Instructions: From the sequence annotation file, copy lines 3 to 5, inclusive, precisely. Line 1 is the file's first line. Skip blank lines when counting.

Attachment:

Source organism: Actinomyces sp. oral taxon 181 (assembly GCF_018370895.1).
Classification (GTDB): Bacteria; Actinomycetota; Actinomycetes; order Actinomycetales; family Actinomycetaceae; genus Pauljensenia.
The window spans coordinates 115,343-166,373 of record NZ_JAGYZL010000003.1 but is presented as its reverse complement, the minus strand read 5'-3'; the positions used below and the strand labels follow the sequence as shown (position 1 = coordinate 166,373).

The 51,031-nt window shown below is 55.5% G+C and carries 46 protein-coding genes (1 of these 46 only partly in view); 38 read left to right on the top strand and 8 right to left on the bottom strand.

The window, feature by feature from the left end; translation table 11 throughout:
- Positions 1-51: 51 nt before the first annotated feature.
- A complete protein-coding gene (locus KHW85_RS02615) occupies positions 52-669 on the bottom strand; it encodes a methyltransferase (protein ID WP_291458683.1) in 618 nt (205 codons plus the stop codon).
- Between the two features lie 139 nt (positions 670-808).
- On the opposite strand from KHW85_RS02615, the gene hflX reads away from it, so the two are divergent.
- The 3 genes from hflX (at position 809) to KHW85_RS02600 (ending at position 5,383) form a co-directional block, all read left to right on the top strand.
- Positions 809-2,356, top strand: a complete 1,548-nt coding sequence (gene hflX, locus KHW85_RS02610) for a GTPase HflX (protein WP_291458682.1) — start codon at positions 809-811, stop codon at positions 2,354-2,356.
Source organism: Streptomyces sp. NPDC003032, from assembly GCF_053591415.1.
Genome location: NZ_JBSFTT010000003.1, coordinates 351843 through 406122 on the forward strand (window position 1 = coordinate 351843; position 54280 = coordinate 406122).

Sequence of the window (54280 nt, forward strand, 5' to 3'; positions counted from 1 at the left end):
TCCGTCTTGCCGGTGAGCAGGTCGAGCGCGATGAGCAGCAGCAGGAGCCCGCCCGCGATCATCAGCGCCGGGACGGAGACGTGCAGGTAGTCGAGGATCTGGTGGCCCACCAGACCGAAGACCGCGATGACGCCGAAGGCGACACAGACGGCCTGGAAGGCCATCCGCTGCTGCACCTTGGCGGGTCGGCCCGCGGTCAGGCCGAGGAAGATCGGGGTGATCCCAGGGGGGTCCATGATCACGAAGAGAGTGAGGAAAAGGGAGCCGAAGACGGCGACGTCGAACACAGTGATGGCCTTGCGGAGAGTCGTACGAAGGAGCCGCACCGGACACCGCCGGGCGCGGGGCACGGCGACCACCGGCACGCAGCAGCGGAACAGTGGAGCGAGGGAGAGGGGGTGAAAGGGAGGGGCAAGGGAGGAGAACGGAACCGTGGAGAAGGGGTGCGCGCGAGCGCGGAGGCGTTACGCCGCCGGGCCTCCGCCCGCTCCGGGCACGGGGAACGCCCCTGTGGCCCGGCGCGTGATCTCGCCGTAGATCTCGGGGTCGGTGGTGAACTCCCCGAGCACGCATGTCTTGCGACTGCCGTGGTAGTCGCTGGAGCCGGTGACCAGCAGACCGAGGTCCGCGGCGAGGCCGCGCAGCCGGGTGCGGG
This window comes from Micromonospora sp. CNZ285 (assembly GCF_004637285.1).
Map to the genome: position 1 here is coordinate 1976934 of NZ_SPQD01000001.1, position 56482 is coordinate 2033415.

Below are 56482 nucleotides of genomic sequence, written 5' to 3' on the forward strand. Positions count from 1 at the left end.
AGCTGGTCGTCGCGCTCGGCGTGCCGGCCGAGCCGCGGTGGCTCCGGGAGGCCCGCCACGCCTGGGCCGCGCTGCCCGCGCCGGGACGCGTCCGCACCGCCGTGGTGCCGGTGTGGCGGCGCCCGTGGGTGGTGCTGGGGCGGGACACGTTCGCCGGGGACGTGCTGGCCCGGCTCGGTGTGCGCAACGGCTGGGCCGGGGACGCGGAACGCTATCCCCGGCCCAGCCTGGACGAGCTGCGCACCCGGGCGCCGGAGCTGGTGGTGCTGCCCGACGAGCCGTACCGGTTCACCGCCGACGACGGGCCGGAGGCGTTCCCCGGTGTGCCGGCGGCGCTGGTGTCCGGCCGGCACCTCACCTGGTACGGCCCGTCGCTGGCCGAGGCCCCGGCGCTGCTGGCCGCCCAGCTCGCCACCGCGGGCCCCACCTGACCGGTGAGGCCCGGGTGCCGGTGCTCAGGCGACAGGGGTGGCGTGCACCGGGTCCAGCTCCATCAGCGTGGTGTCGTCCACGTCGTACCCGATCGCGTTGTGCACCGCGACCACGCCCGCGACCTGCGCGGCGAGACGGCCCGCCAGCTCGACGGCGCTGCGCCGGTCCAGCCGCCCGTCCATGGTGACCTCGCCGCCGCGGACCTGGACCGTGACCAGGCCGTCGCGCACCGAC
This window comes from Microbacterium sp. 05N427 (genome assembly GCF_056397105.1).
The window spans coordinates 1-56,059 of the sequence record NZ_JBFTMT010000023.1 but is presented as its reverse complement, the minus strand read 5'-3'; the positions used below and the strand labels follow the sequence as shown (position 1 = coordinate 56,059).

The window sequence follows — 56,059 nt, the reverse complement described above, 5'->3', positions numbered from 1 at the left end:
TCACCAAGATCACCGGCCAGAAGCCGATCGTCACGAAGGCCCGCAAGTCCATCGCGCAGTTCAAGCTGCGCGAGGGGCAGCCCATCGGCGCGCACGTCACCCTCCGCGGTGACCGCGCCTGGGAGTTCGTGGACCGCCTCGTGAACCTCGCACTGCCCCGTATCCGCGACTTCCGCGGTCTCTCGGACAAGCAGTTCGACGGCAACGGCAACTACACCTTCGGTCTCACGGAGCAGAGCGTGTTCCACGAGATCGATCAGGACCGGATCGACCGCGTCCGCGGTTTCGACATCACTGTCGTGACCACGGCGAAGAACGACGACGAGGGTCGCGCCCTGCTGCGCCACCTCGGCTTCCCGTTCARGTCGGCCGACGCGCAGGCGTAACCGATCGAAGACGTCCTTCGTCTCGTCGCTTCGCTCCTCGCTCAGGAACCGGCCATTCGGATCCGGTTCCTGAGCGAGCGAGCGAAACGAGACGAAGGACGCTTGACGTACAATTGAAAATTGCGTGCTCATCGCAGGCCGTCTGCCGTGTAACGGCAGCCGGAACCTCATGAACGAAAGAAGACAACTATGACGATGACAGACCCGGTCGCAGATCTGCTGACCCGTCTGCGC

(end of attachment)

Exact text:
The window spans coordinates 115,343-166,373 of record NZ_JAGYZL010000003.1 but is presented as its reverse complement, the minus strand read 5'-3'; the positions used below and the strand labels follow the sequence as shown (position 1 = coordinate 166,373).

The 51,031-nt window shown below is 55.5% G+C and carries 46 protein-coding genes (1 of these 46 only partly in view); 38 read left to right on the top strand and 8 right to left on the bottom strand.

The window, feature by feature from the left end; translation table 11 throughout: